Join In on a Different Celebration: The Eight Days of Hanukkah
Though not the most important Jewish religious holiday, Hanukkah is special to many families, coinciding with the Christmas holidays in December. The eight-day festival signifies the Jewish revolt against the Greek-Syrian army in the second century BCE and the rededication of the Holy Temple in Jerusalem. As the story goes, the Temple’s menorah was lit in honor of the restoration of Jewish worship, and the one-day supply of oil miraculously managed to last for eight days until more oil could be produced.
Across the world, the festival is observed by those religious as well as secular. Hanukkah is aptly known as the “festival of lights”, since the overarching meaning of Hanukkah is a celebration of the victory of light over darkness. Wherever you are in the world, here are some ways you can incorporate Hanukkah festivities into your chilly December.
Attend a Menorah-Lighting Ceremony
A great way to interact with those observing Hanukkah is to visit a public menorah and watch the nightly lighting of the towering structures. Each night sees one more candle lit until all eight candles are burning by the end of the festival. Cities such as London, with over 250,000 Jews, stand their menorahs outside important buildings and in open spaces for everyone to appreciate — London’s annual ceremony in Trafalgar Square is lit by the London Mayor and attracts thousands of residents.
It is New York, however, who boasts the world’s largest menorah. At 32-foot high (almost ten meters), 4,000 lbs (1814 kg), and made of gold, the menorah is a must-see for expats lucky enough to find themselves in the city that never sleeps! Previous creative menorahs include: an underwater structure in Atlanta, Georgia; a laser beam projection of a menorah in Tel Aviv; and a menorah made entirely from sea shells in South Beach, Miami, Florida. Head out and see whether your city has a public lighting ceremony!
Dance the Night Away
Jewish communities love to celebrate the religious festival with a great party. Hanukkah is often celebrated as a secular tradition and is a perfect chance to get together with other expats — invite your nearest and dearest over and enjoy the food, music, and variety of culture. All around the world, you can find people celebrating Hanukkah, including Australia, where large street parties are held because the festival is during the Southern hemisphere’s summer.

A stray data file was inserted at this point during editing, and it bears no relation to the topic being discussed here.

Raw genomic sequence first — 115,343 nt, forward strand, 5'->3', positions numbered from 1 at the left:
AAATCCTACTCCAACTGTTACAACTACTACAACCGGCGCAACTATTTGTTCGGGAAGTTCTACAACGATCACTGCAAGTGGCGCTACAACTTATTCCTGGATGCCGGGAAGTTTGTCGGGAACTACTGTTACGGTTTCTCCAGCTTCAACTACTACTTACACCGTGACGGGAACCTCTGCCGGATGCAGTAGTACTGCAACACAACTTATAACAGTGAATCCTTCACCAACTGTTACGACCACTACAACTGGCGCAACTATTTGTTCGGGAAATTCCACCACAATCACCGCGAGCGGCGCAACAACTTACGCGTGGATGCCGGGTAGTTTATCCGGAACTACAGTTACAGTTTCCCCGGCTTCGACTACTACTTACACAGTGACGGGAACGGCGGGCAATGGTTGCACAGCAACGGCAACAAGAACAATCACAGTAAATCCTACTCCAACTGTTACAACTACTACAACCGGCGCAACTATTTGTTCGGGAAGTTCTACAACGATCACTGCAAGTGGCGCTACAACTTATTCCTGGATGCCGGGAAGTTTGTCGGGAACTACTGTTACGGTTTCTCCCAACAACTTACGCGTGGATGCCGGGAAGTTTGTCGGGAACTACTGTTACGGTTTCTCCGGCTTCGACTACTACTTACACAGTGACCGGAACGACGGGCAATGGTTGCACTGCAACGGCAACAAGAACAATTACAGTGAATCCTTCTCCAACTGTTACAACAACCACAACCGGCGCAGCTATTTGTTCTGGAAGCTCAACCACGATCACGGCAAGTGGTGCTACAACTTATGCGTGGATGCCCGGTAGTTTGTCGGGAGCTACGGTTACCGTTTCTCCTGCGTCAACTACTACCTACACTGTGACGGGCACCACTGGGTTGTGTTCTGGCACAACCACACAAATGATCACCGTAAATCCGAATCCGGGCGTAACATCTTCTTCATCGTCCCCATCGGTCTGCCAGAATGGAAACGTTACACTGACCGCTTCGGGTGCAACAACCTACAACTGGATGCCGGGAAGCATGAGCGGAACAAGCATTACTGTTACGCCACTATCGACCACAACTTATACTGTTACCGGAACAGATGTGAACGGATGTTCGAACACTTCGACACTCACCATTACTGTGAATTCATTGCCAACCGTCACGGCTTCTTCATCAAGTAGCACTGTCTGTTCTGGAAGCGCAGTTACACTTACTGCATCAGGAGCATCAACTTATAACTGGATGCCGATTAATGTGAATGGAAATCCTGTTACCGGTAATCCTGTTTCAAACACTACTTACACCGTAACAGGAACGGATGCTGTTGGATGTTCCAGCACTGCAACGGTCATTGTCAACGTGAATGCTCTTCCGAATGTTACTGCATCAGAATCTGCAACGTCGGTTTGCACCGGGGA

If you’re an expat in Budapest, the city’s Orthodox Jewish community have an annual festival to commemorate Hanukkah — Quarter6Quarter7 (traditionally Jewish neighborhoods) — where concerts, performances, and different events are held around the city’s sixth and seventh districts. By far the highlight of the festival has to be the dancing in the streets on the first night of Hanukkah — join in for a dance or two to get the completely immersive experience.
Try Your Hand at Traditional Fried Food
As an ode to the miracle of the oil in the original Hanukkah story, it’s important to eat foods that have been cooked in oil. The delicious latke (potato-cake fried in olive oil) is a staple dish on Jewish dining tables during Hanukkah, along with sufganiyah (jelly- or cream-filled doughnuts). Feel free to put your own twist on them and modify these traditional foods with local ingredients from your region. One Jewish community in Santa Marta, Columbia, has been cooking up their own interpretation of latkes with the readily available plantain fruit. If you’re tight for time, though, we all know that eating is just as fun as cooking food! You might want to find some traditional Jewish eateries and try out some new fried dishes, cooked by the experts. In the globally recognized home of pastries the kosher bakeries are legendary — head to Paris’ 19th or 20th districts for some classic Hanukkah goods.